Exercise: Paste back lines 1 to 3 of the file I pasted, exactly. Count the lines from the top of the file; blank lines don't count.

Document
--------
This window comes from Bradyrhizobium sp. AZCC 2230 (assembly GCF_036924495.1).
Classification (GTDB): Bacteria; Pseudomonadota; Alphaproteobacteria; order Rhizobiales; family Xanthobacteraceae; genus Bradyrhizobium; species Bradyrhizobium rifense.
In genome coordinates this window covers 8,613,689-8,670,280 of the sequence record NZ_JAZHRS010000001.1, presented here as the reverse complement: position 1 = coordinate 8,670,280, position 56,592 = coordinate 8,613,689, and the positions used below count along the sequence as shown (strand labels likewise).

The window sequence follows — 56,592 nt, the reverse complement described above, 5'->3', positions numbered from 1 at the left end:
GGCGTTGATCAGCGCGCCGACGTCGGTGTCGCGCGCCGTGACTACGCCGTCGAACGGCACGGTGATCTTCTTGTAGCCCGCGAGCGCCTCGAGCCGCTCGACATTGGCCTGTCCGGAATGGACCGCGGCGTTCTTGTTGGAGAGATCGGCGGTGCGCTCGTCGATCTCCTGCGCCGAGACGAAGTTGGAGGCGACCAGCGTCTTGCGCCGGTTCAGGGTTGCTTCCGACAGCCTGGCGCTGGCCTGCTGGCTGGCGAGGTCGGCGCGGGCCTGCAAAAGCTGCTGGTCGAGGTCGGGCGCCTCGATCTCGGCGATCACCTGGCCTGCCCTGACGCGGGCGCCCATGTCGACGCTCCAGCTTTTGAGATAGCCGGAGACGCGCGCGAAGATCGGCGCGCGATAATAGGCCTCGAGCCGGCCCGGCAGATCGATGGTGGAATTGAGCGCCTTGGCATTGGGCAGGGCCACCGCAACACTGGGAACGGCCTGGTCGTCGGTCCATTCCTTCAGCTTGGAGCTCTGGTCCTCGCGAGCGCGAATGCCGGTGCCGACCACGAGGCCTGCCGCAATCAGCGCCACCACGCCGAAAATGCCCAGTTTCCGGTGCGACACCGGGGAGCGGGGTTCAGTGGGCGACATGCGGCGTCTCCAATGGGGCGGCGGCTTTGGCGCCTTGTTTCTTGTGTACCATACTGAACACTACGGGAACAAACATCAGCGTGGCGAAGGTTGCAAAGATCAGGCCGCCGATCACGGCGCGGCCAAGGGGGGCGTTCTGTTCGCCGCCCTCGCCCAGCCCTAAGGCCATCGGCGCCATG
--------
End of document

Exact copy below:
This window comes from Bradyrhizobium sp. AZCC 2230 (assembly GCF_036924495.1).
Classification (GTDB): Bacteria; Pseudomonadota; Alphaproteobacteria; order Rhizobiales; family Xanthobacteraceae; genus Bradyrhizobium; species Bradyrhizobium rifense.
In genome coordinates this window covers 8,613,689-8,670,280 of the sequence record NZ_JAZHRS010000001.1, presented here as the reverse complement: position 1 = coordinate 8,670,280, position 56,592 = coordinate 8,613,689, and the positions used below count along the sequence as shown (strand labels likewise).